As reported by Mary Clare Jalonick, the final version of a spending bill released late Monday would “dumb down” school lunch standards that were proposed earlier this year. Importantly, these standards included limiting the use of potatoes on the lunch menu, while putting new restrictions on sodium and boosting the use of whole grains. This latest legislation would block or delay all those efforts.

The bill also seeks to allow tomato paste on pizzas to be counted as a vegetable. Currently the USDA wants to count a half-cup or more of tomato paste as a vegetable. One serving of pizza has less than that. It is a throw back to the Reagan administration’s failed attempt to classify ketch as a vegetable in schools. Today, however, it seems that frozen pizza manufacturers, the salt industry and potato growers have been lobbying congress to make the changes that will make them happy. The school meals that are subsidized by the federal government have to include a certain amount of vegetables. The fear has been that the USDA’s proposals could have pushed pizza and potatoes out of the school lunch business.

Some school districts have acknowledged that some of the USDA proposals do cost too much at a time when budgets are stretched to their limits. The school lunch proposal is based on 2009 recommendations by the Institute of Medicine, the health arm of the National Academy of Sciences. It is felt that these proposals would help to reduce childhood obesity and lower future health care costs. The USDA has clearly spoken out against these congressional efforts and will continue to work to make school lunches healthier, saying this was a clear case of putting political interests ahead of American children. Congress’s changes would probably result in restricting schools from serving a wider array of vegetables. Pizza and potatoes abound on school lunch menus. In making sure these things remain untouched in the proposal, congress is blocking the limiting of starchy vegetables to two servings each week. Many schools serve starchy vegetables daily.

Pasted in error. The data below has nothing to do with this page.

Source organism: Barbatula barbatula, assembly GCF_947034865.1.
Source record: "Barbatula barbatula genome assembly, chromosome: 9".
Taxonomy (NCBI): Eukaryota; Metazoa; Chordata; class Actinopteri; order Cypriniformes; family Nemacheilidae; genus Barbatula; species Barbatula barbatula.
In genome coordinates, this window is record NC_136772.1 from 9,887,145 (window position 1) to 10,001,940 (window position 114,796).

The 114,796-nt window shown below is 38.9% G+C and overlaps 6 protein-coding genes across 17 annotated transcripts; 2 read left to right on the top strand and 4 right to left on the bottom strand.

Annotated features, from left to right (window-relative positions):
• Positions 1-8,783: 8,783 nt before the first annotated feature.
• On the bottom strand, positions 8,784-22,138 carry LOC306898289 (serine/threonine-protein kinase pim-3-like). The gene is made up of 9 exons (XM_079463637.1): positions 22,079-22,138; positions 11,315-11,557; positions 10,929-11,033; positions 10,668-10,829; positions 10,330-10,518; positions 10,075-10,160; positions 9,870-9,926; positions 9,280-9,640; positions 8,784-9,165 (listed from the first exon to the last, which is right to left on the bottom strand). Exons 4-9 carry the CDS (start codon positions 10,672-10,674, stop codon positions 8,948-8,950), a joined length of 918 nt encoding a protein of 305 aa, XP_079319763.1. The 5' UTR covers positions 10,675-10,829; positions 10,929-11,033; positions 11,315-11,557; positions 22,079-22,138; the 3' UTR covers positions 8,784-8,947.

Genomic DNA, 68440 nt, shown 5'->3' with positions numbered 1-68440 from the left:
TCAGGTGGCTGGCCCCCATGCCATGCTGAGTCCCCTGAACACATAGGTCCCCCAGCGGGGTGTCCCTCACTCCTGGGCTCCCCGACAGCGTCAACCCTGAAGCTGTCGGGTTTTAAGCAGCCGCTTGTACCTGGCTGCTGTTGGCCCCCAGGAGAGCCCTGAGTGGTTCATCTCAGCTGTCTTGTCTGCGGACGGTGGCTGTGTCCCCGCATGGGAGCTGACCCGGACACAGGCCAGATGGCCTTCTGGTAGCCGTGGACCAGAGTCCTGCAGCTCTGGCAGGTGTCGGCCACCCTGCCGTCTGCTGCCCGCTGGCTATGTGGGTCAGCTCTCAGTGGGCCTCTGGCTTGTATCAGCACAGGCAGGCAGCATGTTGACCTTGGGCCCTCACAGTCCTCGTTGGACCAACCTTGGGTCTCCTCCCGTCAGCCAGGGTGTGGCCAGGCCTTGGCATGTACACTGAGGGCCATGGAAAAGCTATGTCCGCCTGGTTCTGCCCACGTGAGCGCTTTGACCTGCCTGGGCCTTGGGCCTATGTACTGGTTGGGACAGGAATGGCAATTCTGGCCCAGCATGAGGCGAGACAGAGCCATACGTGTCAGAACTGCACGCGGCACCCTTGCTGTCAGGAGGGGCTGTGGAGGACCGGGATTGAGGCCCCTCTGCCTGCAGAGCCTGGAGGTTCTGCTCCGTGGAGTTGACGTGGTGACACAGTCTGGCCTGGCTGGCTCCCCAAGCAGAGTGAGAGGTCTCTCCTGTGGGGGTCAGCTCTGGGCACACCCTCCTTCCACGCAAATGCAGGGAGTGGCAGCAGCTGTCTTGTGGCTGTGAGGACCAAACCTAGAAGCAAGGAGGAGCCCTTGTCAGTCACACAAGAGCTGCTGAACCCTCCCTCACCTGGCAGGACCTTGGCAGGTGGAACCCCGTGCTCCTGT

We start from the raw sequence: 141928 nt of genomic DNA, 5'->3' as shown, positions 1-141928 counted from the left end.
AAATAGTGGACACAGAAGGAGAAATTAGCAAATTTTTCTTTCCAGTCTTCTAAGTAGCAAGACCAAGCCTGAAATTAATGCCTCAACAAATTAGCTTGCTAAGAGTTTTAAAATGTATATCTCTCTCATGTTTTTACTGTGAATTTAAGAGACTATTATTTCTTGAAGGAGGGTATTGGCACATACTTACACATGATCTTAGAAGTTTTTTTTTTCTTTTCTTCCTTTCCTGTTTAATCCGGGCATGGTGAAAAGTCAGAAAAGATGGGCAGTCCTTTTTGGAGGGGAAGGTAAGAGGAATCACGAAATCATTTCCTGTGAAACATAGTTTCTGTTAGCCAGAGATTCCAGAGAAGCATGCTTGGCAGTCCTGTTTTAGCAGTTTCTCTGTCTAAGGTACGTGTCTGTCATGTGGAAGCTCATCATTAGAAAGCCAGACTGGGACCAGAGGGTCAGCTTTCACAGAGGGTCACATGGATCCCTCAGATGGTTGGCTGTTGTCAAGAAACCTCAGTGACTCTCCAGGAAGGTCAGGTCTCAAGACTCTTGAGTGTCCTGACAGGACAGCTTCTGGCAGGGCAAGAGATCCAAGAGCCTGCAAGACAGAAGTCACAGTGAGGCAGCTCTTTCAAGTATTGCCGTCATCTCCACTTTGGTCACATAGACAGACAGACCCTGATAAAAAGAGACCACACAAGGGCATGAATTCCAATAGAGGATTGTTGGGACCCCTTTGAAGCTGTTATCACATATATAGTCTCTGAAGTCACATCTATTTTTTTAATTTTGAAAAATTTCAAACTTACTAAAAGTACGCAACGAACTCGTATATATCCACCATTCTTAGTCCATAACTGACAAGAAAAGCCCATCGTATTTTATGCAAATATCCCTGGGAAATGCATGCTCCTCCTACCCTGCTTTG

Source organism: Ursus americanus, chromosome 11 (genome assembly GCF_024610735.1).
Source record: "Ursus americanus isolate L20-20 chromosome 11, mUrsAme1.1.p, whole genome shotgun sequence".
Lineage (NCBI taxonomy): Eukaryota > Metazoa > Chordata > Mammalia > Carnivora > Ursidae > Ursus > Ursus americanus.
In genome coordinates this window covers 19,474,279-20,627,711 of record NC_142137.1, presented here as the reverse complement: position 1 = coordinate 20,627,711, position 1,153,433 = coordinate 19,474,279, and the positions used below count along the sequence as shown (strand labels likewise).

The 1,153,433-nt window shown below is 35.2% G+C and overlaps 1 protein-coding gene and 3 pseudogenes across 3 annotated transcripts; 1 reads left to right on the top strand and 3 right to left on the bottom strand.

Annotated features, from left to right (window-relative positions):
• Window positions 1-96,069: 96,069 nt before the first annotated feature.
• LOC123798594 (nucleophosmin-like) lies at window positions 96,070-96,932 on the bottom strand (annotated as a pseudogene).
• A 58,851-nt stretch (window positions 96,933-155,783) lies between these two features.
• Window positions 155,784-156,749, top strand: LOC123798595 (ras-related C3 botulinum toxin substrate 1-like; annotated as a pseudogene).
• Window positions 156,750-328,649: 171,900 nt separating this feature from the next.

FoodFacts.com will continue to follow this story for our community. But we’d like to send a message to Congress: two tablespoons of tomato paste is not a serving of vegetables.

Chicago school bans homemade lunches, the latest in national food fight

CT  SCHOOL-LUNCH-2C_MAIN 0411 KMStudents who attend Chicago’s Little Village Academy public school get nothing but nutritional tough love during their lunch period each day. The students can either eat the cafeteria food–or go hungry. Only students with allergies are allowed to bring a homemade lunch to school, the Chicago Tribune reports.

“Nutrition wise, it is better for the children to eat at the school,” principal Elsa Carmona told the paper of the years-old policy. “It’s about … the excellent quality food that they are able to serve (in the lunchroom). It’s milk versus a Coke.”

But students said they would rather bring their own lunch to school in the time-honored tradition of the brown paper bag. “They’re afraid that we’ll all bring in greasy food instead of healthy food and it won’t be as good as what they give us at school,” student Yesenia Gutierrez told the paper. “It’s really lame.”

The story has attracted hundreds of comments so far. One commenter, who says her children attend a different Chicago public school, writes, “I can accept if they want to ban soda, but to tell me I can’t send a lunch with my child. ARE YOU KIDDING ME????”